Optical materials with high transmittance, low reflectance, and low energy absorption are important components for technologies such as laser systems, touch displays, sensors, and stealth devices. However, the antireflection properties conveyed by commonly used multilayer coatings are restricted to narrow wavelength ranges and strongly depend on the incident angle.
Joachim Spatz, Max Planck Institute for Medical Research, Heidelberg, and University of Heidelberg, Germany, and colleagues have developed a nanopillar surface that overcomes these challenges. In the first step, periodically spaced gold nanoparticles were deposited on a fused silica substrate through block copolymer micelle lithography. Using electroless deposition, the particle size could be further adjusted before the resulting pattern was used as the mask for reactive ion etching.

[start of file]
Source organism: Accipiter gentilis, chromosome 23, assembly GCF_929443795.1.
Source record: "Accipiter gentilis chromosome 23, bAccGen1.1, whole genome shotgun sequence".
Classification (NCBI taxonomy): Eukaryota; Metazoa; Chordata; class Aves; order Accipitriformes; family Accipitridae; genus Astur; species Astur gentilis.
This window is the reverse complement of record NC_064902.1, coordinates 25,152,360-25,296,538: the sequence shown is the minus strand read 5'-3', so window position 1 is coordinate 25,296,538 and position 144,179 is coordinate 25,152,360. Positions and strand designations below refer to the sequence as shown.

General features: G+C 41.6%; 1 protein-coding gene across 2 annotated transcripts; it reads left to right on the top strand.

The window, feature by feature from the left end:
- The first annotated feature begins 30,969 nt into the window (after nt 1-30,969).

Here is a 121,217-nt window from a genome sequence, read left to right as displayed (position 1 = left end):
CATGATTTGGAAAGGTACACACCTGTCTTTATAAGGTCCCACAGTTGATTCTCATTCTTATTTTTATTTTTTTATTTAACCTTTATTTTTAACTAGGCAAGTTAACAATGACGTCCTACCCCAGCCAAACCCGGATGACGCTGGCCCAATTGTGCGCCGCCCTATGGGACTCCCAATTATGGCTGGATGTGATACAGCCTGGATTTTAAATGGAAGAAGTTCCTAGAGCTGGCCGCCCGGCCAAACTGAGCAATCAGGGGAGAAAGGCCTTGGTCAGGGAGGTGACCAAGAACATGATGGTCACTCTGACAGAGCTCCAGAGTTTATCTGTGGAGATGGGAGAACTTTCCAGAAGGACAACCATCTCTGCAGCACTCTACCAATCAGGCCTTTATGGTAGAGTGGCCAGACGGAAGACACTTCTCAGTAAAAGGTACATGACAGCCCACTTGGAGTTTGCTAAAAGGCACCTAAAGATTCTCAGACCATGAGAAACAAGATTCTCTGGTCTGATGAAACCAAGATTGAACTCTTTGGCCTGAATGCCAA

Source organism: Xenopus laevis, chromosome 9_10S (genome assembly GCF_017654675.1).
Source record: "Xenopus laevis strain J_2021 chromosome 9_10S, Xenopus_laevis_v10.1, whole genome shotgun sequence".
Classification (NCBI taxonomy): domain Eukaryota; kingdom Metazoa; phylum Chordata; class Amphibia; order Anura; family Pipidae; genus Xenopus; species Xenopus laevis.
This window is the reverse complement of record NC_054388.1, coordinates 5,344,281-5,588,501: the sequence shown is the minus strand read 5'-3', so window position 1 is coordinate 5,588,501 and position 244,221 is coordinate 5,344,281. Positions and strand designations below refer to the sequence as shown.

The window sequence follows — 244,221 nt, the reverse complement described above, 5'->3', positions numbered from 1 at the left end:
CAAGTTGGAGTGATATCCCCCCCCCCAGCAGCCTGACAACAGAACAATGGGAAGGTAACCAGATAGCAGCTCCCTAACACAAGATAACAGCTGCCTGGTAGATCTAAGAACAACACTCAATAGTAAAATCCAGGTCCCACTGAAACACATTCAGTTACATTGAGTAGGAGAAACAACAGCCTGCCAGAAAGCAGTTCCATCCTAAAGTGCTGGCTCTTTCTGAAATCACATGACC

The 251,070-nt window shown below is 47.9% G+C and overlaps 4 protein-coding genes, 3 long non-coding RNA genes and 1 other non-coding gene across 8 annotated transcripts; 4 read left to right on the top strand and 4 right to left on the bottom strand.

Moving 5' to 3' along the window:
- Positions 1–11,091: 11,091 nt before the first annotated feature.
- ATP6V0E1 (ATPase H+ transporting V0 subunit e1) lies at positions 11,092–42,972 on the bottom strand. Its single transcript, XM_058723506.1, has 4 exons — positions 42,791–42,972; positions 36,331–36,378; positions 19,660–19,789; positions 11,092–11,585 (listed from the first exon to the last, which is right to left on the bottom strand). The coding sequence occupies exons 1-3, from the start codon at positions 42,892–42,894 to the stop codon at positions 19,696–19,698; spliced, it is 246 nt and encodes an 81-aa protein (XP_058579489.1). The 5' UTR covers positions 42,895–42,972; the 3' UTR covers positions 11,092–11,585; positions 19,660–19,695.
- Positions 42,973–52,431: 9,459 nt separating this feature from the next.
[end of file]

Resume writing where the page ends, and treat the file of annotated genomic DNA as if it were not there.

The team obtained materials with excellent optical properties in the visible and particularly the near-infrared part of the spectrum. Importantly, high transmittance and low reflectance were retained at different angles and polarization of the incident light. Furthermore, the surfaces were stable against contamination and human touch, and showed high resistance against laser-induced damage. According to the researchers, this method should be transferable to other substrates used in optical devices.
- Nanostructured Stealth Surfaces for Visible and Near-Infrared Light,
Z. Diao, M. Kraus, R. Brunner, J.-H. Dirks, J. P. Spatz,
Nano Lett. 2016.